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New Swedish Device Effectively Improves Harmful Indoor Air Pollution

According to the European Commission's Science for Environmental Policy, Swedish researchers have developed a new devise, called the "surface emissions trap" that has proven effective in improving indoor air quality. As stated in the July 2014 news release (found here): 

Volatile organic compounds (VOCs), such as formaldehyde, which can irritate the lungs and may cause cancer, can be emitted from building materials as well as glues and plasticisers used, for example, in PVC flooring. Damp buildings are particularly at risk from indoor air pollution as water can breakdown glue to release these VOCs, as well encouraging the growth of mould. Although replacing moisture-damaged material can reduce emissions, controlling the cause of the dampness might not always be feasible, for example if it is too costly to improve the ventilation in buildings.

This study describes a simple device to reduce emissions from damp building materials. The surface emissions trap is made by layering different materials into a cloth. A central adsorption layer and a breathable polymer sheet are protected top and bottom by a layer of polyester fabric. The cloth is placed directly on to a damp floor or wall and traps emissions from this surface while simultaneously allowing water vapour to pass through it. 

The researchers tested the efficiency of the device in removing VOCs from PVC flooring in the laboratory and found it reduced total VOCs by 97%. Concentrations of formaldehyde were also reduced by 98.5% and the chemical 2-chloroanisole–which gives a musty odour–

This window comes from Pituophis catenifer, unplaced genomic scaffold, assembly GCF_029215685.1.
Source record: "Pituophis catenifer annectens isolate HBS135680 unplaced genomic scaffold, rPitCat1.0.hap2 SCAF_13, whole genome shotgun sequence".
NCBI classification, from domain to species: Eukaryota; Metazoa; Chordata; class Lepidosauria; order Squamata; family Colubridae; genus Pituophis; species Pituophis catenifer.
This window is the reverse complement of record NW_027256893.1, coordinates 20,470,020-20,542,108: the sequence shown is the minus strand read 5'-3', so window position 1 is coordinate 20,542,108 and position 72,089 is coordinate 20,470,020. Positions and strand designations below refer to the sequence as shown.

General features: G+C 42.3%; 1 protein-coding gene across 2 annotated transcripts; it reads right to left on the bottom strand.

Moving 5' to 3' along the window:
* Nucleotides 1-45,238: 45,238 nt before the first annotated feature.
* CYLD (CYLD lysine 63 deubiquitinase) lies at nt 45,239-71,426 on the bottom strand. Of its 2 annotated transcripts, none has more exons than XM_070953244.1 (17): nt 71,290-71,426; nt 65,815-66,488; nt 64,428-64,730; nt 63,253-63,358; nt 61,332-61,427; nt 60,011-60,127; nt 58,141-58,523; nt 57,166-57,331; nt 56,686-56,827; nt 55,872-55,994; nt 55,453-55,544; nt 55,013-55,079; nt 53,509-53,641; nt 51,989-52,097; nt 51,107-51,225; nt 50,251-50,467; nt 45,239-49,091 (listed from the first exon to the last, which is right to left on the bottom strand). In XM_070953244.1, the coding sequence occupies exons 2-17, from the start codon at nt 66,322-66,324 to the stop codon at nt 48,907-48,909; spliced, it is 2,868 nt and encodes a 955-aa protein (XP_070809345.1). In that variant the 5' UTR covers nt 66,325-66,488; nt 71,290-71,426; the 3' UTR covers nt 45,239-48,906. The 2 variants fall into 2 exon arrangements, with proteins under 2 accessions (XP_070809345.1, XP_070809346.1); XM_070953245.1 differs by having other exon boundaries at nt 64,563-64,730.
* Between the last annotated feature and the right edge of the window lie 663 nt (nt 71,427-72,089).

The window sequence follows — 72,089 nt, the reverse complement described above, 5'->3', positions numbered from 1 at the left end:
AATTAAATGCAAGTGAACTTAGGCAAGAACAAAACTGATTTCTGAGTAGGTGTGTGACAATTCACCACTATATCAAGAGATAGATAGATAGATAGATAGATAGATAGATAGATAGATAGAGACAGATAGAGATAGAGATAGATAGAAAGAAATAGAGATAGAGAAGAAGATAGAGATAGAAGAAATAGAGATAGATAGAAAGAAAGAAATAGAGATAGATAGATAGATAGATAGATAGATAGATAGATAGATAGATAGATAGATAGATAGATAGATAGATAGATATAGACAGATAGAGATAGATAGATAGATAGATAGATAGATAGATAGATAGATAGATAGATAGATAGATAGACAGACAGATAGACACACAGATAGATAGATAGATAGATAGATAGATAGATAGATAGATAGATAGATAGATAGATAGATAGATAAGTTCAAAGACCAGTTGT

by 99%.

Furthermore, the researchers found that the efficiency of the trap was not impaired at different temperatures (30 and 40°C) or moisture levels (relative humidity levels 35, 60 and 85%). Artificially aging the emissions trap revealed that the device would still work
efficiently after at least 10 years of use.

The researchers also tested the trap in a Swedish school built in the 1970s. Staff and pupils had complained about the poor air quality and the cause of the problem was identified as the PVC flooring that had been glued onto the concrete floor. Dampness in the building had been breaking down the glue, releasing VOCs.

The researchers stuck a total of 510m2 of cloth to the floor (which was then covered with laminated flooring) in various rooms in the school building. The researchers took air samples and samples of the emissions trap to test for 2-ethyl-1-hexanol, the main VOC found before installation of the trap.

Two months after installation, levels of airborne 2-ethyl-1-hexanol had fallen from 6-7 µg/m3 to 2 µg/m3 and remained at this level after 13 months of using the emissions trap.

Concentrations of the chemical increased in the trap from zero to 280 µg/g after 13 months of use, corresponding to only 1% of the capacity of the device. No mould was detected on the surface of the trap, laminated floor overlay or the PVC flooring. Furthermore, teachers reported that the disagreeable odour had disappeared within a few days of installation.

These results indicate that the device is an effective and easy way to improve indoor air quality, say the researchers, especially in buildings that have been affected by damp.

For more in-depth information about this devise and research study, view the following research article:

Markowicz, P. & Larsson, L. (2014). Improving the indoor air quality by using a surface emissions trap. Atmospheric Environment 2014: